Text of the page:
At issue with many parents is what happens with Richard Shields Elementary School if they go with one of the proposals. After six proposals have been presented, the Superintendent is leaning towards Proposal F, but the board prefers the newer Proposals G, shown in the below document. The Board feels the greatest priority should be having a balance of low-income children in each of their schools. Currently, Shields has a population of 27% low-income students, but with the proposed changes that could increase that level to 42%. Love Creek, the new school, would have a 26% low-income population. Many parents felt the priorities should be students attending schools closest to their homes and how the changes would affect families in the district. Parents are concerned about changes in school climate, similar to what happened at Skyline Middle School in the Red Clay Consolidated School District this year. They also feel that forced busing is not the way to go. Other parents I spoke with were okay with the changes and feel there should be more equity between the schools in the district. While not official, the students who have been choiced to a school already will be allowed to stay, but if a student is moved through the reorganization they will not be allowed to move back to their original school through choice.
As per the Delaware Dept. of Education website, Cape Henlopen as a whole had 5,170 students as of their September 30th count.
The board meeting tonight will be held at Beacon Middle School at 6pm which could decide the schools 2,600 students go to in the Cape Henlopen School District. 185 students have been choiced by their parents within the district while 273 students from other districts were choiced into Cape Henlopen. For their race and ethnicity profiles, 66.7% of Cape students are white, 14.3% are Hispanic/Latino, 13.7% are African-American, and the other almost 6% are either a multi-racial, Asian or American Indian. For the 2014-2015 school year, the average district expenditure per pupil was $15,254.
For their elementary schools, the DOE profiles (which are based on the September 30th counts) look like this currently:
Brittingham: 41.1% white, 31.7% Hispanic/Latino, 21.1% African-American, 57.4% low-income, 15.4% English Language learners, and 12.5% special education
Milton: 72.6% white, 11.4% Hispanic/Latino, 11.7% African-American, 30.2% low-income, 5.1% English Language learners, and 14.7% special education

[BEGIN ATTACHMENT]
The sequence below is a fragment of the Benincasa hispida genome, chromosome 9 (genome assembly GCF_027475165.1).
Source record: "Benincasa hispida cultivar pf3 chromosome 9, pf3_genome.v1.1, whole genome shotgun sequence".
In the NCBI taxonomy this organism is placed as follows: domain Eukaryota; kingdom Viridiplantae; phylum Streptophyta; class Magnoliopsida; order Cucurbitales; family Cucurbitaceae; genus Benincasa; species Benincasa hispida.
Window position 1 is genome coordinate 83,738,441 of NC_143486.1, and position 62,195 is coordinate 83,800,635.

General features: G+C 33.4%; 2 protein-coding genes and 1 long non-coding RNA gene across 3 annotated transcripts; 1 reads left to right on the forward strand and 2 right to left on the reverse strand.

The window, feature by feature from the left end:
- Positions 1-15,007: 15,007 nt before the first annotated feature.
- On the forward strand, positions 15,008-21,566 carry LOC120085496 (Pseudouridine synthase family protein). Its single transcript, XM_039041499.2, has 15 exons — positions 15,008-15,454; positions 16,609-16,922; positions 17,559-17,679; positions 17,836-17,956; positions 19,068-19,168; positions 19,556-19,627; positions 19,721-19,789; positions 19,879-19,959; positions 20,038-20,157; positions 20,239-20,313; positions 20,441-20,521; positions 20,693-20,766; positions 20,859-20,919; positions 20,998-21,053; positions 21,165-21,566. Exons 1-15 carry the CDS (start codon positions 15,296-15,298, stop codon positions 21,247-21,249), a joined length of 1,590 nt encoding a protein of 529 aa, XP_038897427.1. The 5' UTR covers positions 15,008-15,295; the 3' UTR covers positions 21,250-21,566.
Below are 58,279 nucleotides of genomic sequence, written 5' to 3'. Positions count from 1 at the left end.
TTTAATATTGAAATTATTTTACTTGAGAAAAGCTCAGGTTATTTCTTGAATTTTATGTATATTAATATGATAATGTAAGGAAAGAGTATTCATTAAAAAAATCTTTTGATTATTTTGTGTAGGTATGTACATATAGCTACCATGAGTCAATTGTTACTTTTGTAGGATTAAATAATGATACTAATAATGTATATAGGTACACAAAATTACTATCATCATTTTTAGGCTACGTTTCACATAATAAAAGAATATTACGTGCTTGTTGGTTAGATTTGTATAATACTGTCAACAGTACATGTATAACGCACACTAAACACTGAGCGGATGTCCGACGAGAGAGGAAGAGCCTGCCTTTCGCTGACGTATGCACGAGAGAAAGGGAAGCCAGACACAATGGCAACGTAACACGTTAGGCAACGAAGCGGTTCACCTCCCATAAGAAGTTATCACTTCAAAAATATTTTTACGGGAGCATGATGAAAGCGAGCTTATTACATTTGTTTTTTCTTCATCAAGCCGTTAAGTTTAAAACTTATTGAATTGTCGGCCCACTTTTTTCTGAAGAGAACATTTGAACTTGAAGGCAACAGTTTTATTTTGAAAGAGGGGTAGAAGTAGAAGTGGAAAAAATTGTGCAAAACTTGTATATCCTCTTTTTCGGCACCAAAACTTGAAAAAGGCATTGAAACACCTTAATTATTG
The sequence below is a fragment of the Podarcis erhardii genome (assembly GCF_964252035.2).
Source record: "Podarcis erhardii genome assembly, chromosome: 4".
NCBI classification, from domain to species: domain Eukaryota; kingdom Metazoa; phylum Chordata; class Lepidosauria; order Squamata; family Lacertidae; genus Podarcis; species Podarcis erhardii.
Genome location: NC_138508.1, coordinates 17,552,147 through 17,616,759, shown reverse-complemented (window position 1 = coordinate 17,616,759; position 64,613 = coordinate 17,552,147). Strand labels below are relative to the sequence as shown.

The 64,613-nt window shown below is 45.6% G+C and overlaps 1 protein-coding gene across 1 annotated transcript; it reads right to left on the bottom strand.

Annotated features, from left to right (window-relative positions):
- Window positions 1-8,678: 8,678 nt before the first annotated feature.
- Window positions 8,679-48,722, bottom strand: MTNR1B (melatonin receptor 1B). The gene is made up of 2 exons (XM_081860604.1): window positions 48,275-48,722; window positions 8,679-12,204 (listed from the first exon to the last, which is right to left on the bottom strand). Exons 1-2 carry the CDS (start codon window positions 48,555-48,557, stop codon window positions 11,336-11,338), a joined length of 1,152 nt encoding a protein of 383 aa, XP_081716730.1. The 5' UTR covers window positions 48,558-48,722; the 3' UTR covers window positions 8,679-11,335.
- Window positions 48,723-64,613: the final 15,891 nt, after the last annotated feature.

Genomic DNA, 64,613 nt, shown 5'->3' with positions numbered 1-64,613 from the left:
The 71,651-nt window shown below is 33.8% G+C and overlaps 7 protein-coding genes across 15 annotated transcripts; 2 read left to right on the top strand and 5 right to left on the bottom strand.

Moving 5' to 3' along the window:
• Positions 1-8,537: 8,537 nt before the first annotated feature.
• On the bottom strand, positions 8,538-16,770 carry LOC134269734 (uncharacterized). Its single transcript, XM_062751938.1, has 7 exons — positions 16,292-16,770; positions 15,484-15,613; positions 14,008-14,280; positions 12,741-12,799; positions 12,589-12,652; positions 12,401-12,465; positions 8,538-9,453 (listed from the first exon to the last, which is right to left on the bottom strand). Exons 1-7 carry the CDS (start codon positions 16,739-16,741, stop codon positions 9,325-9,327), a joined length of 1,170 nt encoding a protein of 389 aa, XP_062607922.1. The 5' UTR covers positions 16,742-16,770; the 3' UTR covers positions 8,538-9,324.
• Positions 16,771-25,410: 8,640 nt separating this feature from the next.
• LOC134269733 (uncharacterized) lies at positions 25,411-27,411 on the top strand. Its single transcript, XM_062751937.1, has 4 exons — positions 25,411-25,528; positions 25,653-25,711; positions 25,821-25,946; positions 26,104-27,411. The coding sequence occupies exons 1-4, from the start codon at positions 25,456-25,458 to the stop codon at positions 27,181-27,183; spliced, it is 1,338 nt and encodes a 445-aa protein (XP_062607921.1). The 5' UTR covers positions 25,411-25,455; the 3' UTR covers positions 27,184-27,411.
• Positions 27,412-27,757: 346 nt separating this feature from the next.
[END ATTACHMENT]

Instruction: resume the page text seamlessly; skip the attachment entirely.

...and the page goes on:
Rehoboth: 75.5% white, 10.3% Hispanic/Latino, 9.3% African-American, 34.7% low-income, 5.3% English Language learners, and 9.5% special education
Shields: 71% white, 10.2% Hispanic/Latino, 8.5% African-American, 23.7% low-income, 3% English Language learners, and 8.7% special education
This is an important message for ALL Cape Henlopen School District parents: You need to opt your child out of the Smarter Balanced Assessment. If they started already, do not let them take one more second of this test. Refuse The Test! The Network of Public Education is calling for a National Opt Out of these high-stakes tests. They aren’t effective at all, and everyone knows it. These tests are being used for nefarious purposes. Do not believe the lies coming out of Governor Markell and the Delaware Department of Education. They care more about corporate profit than your child. It doesn’t matter if your kid is smart. It doesn’t matter if you are Democrat or Republican. What matters is your child, and their education. This is not education. It is a mockery of education.
Please give the principal of your child’s school a letter on Monday morning indicating you are opting your child out of the Smarter Balanced Assessment. Let the school know you want your child to receive academic instruction while the other kids are taking the test. If they tell you that you can’t opt your child out, look them in the eye and say “Yes I can, and if you make my child take this test I will call the police.” To get support from other parents, please join the Cape Henlopen Opt Out page.
I can’t forget the third referendum that took place today. Down in Sussex County, a wide majority of voters agreed for increased taxes for the Cape Henlopen School District. While this referendum was under the radar in Delaware media, I am quite sure it was important to the folks down in this district. Congratulations Cape Henlopen!